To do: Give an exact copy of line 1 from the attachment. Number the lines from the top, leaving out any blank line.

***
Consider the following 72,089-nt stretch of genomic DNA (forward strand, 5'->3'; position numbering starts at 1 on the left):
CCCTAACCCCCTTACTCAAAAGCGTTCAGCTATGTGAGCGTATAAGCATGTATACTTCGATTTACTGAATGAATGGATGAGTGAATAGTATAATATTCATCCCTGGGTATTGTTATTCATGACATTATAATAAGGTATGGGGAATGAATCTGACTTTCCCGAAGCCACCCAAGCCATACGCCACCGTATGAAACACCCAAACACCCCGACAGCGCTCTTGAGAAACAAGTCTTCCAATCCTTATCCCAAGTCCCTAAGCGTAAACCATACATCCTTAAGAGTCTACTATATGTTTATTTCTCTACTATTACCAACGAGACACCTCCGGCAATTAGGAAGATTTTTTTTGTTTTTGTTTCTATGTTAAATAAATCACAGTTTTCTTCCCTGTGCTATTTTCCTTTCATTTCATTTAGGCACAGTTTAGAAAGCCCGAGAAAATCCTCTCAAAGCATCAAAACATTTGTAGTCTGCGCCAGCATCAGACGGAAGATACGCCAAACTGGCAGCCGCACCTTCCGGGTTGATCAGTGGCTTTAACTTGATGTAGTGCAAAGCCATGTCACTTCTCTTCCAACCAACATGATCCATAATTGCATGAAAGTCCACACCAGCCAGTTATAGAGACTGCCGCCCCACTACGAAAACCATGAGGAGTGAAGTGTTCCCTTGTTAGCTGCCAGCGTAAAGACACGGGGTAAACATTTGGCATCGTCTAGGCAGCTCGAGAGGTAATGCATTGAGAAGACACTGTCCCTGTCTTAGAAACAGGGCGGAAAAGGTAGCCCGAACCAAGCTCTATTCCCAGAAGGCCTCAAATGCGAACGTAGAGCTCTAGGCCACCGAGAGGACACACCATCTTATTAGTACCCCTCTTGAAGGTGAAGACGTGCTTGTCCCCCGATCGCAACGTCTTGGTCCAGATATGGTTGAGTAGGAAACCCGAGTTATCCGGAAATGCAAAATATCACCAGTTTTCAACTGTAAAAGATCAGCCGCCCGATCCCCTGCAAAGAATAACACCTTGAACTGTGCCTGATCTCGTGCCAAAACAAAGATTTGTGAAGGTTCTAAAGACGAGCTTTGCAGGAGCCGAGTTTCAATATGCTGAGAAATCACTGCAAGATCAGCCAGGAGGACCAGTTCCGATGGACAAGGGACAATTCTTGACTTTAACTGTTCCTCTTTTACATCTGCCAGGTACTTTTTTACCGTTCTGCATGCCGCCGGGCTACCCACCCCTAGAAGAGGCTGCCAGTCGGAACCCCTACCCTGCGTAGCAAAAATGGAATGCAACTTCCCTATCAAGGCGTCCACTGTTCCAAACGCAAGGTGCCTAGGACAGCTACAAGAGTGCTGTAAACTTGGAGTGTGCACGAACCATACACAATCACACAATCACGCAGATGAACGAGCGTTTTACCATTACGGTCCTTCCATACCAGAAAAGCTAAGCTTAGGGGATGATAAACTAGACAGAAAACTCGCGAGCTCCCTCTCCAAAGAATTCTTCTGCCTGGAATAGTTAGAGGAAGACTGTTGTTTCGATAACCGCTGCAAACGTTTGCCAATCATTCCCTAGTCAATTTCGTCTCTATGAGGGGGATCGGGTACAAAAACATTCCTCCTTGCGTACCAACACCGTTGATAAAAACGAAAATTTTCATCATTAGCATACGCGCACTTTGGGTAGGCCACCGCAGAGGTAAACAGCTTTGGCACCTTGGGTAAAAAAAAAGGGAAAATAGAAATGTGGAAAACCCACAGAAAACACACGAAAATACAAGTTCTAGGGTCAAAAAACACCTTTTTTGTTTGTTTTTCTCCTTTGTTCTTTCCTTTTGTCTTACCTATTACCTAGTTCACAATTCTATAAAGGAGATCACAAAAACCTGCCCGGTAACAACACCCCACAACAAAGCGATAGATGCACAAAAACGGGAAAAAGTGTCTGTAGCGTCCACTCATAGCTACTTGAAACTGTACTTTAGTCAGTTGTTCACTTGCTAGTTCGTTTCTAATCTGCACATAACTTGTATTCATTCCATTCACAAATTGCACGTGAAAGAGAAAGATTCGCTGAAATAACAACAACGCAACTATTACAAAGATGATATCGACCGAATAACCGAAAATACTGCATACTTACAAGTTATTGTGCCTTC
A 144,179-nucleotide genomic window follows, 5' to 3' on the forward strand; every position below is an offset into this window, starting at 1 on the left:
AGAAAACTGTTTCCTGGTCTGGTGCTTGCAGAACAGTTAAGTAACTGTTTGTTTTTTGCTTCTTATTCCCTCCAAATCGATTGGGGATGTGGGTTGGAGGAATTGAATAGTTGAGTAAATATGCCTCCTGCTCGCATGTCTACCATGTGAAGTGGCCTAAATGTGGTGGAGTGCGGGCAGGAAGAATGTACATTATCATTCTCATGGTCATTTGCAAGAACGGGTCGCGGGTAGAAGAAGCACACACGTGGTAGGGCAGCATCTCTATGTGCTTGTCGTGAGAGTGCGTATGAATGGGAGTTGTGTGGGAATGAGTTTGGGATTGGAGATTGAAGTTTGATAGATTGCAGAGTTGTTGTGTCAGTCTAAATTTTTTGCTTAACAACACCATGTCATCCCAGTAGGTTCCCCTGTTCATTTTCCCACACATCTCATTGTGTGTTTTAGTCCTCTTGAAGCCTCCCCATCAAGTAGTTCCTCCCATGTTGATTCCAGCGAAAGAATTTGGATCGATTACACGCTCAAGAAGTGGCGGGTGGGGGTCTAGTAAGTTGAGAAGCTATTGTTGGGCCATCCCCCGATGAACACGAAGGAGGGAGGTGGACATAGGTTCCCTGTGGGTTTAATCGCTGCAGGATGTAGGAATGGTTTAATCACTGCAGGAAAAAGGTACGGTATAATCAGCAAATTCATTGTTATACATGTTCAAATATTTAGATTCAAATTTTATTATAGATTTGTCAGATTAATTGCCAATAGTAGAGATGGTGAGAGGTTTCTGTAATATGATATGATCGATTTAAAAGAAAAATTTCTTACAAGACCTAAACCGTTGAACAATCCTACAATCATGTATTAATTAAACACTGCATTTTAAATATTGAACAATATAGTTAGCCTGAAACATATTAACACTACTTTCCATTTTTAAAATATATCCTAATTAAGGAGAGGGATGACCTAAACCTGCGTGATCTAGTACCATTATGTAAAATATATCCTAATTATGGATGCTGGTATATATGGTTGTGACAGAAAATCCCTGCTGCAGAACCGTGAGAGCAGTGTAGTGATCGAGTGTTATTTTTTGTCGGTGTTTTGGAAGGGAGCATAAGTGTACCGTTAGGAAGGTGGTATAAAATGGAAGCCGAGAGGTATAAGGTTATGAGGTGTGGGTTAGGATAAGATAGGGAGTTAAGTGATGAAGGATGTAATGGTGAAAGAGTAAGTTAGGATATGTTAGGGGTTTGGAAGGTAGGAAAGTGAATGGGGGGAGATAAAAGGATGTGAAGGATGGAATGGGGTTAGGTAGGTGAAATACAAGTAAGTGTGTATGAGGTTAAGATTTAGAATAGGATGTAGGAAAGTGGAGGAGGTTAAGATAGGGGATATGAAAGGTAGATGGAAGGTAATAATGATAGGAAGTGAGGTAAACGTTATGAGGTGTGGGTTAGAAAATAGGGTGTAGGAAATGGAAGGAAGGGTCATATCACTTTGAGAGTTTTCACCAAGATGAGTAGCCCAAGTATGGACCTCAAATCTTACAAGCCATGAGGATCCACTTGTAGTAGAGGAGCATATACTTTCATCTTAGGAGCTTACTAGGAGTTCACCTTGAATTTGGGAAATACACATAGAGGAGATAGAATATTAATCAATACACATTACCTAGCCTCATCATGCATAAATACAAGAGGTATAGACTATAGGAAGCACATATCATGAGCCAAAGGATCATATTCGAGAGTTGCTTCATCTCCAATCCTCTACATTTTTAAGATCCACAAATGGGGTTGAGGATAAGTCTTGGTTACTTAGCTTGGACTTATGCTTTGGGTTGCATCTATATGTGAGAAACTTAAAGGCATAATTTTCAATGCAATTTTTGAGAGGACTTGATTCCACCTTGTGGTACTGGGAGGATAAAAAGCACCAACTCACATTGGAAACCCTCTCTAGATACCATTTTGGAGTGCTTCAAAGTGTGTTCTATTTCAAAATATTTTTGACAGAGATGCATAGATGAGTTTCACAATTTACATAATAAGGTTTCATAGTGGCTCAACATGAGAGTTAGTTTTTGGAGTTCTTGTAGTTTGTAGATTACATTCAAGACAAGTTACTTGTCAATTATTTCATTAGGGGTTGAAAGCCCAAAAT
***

Consider the following 72,089-nt stretch of genomic DNA (forward strand, 5'->3'; position numbering starts at 1 on the left):